Poll question for the full-time youth workers out there – how many days do you take off a week? In my ministry context, we get Mondays. Curious about your schedule.


Weekend Teaching Series: LAUNCH: Ready for Re-Entry (week 4 of 5)
Sermon in a Sentence: Launching into a successful school year requires dedication, investment and using the gifts God has given you for Him.
Service Length: 79 minutes
Main passage: Luke 5:1-11

Understandable Message: This week we had the final summer guest speaker teach our entry-level program. David Hughes grew up in the ministry and has become a long-time volunteer and most recently a seminary student. He did a great job introducing himself to our students and challenging them to follow Jesus’ call on their life. He focused on Jesus calling the disciples, causes their boats to overflow with fish and them leaving everything to follow Him. In some ways our lives become a cycle of faithfulness – God entrusts us with more, and we find joy when we use everything in our lives for God.

Element of Fun/Positive Environment: We had a text poll from polleverywhere.com as well as a simple Race This! game featuring Spaceships – we divided up the crowd into 3 sections and the winning section got a candy shower. We haven’t used Race This! much in high school, but it definitely worked with the crowd and tied in nicely to the theme. We sprinkled in a few announcements and a fun video promoting the Shake It! greeting ministry, too.

Music Playlist: My Heart (Paramore cover), Awesome God, The Stand

Favorite Moment: This was a bittersweet weekend – we said goodbye to a couple of great members of our HSM team. Becka finished up her 2-year internship this week and has been an absolute star the whole time. Robby was asked by Pastor Rick to head up a new campus in Huntington Beach that will launch this Christmas. VERY proud of both of them, and VERY hard to see them go. Shoot.

Up Next: LAUNCH series finale [Fall Back to School Kickoff]

Just finished up reading Kurt Johnston and Tim Levert’s new book, The 9 Best Practices for Youth Ministry. This is the first book that Kurt (full disclosure – he’s my boss at Saddleback!) has written for youth ministry in general, not just something junior high specific. The best practices are based on the Exemplary Youth Ministry Study and made practical by the authors from their 30 years of youth ministry experience and observations of youth workers and churches across the country.

The book was good – ranged in content from familiar to very fresh – my favorites were Chapter 5 (Increase the Congregation’s Appreciation of Students) and Chapter 7 (Develop Confident, Competent and Committed Leaders). I learned some great principles to help communicate the wins to the church as a whole and was reminded to intertwine the youth ministry as part of the entire church. I also really appreciated the chapter on the TILT model of volunteer placement within a specific area of ministry.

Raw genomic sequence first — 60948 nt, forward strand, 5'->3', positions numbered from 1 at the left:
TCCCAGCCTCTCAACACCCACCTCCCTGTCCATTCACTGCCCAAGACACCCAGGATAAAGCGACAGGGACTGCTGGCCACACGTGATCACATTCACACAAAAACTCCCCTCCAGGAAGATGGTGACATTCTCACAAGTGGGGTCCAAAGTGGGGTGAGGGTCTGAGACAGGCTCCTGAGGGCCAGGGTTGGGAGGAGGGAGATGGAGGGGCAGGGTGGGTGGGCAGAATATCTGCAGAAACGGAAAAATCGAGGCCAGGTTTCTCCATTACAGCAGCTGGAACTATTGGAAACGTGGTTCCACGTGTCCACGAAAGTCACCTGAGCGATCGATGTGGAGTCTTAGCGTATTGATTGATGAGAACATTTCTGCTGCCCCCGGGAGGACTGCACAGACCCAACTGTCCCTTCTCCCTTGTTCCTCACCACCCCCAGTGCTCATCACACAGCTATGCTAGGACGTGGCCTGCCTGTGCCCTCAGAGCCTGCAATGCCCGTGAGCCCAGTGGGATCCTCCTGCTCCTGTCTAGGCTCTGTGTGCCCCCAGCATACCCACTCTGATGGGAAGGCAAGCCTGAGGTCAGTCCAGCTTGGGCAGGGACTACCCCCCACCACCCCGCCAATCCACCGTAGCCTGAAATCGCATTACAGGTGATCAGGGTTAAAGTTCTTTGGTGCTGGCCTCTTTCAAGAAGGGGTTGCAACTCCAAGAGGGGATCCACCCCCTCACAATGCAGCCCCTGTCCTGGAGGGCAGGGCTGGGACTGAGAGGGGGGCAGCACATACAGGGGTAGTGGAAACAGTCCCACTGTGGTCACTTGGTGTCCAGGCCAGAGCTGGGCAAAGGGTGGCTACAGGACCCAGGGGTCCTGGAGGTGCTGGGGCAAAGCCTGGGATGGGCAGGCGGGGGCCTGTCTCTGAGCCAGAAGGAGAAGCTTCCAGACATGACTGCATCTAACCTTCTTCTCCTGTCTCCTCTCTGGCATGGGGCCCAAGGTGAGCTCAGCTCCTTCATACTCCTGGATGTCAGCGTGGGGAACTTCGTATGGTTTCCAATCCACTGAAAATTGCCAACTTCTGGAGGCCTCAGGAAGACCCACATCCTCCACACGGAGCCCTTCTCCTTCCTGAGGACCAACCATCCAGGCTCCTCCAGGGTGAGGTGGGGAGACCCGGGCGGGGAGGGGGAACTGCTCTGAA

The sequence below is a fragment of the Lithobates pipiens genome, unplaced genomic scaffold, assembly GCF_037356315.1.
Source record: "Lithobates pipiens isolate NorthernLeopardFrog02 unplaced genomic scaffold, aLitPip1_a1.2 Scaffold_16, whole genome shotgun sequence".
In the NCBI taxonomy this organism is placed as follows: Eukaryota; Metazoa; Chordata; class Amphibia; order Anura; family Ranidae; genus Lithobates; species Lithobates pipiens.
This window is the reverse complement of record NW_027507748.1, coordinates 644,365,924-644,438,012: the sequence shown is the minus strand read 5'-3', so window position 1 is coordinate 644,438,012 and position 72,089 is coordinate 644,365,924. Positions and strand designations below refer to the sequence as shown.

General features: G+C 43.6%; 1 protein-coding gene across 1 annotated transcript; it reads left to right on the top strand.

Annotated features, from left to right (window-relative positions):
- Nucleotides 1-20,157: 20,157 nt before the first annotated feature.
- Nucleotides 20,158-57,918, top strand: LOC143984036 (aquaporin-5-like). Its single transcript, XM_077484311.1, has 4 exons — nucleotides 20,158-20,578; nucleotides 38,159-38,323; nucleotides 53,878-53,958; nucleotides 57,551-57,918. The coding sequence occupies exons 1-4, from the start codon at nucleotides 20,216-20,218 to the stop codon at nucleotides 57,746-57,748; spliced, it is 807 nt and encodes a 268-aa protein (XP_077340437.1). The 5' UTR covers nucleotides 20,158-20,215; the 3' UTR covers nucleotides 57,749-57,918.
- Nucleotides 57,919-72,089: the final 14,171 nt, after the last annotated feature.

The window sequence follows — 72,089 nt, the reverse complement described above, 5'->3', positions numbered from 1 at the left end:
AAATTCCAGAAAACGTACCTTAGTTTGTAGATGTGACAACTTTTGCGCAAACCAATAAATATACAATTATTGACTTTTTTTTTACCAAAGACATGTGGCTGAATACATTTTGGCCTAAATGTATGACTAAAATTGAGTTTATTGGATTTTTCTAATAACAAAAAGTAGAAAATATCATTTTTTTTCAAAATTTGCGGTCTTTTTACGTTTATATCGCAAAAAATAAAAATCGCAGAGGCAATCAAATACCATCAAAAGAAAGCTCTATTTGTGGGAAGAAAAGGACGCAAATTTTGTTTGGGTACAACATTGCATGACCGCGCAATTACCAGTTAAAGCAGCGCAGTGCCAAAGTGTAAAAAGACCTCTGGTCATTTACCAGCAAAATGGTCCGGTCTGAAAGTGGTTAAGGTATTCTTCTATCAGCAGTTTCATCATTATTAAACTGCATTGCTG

Good stuff on a whole lot of fronts – probably one of the must-read youth ministry books of 2010.


I just got off the phone with a youth worker who overspent summer camp by $6,000. Now, his entire youth ministry budget is $9,000 – two months into the church’s fiscal year nearly his entire youth ministry budget is toast. So now what? As I thought about his situation (a little shout out to Mike!) I came up with a few practices that have worked for me when we have to pinch every penny:

Don’t be afraid to change the calendar
I wrote 6 Ways to Stretch Your Youth Ministry Budget, and when there’s little or no money left that’s when those principles have to be put into practice. Just because something is already on the calendar doesn’t mean it gets a free pass in the new day. Go low cost. Go free. Don’t subsidize it. Cut it. Change up the youth ministry calendar to reflect your revised financial state.

Make every event break-even
I’ve posted in the past 4 Rules to Make Sure Break-Even Events Break Even, and with no budget left to spend this is more critical then ever. Be extremely conservative in your estimates. Set and promote registration deadlines and stick to them so you’re not stuck with the bill. Charge a couple bucks extra, even if it means taking a few less students.

Wait for super deals on resources
With little or no budget left, you might have to put the brakes on significant purchases for your youth ministry. And while some dreams may have to go on hold – good deals on youth ministry resources pop up from time to time so take action when they do. Look for bundle deals, or products that you can purchase one time that keep giving all year (specifically subscription stuff, like the LIVE small group curriculum, or Simply All Access).

Find ways to get more funding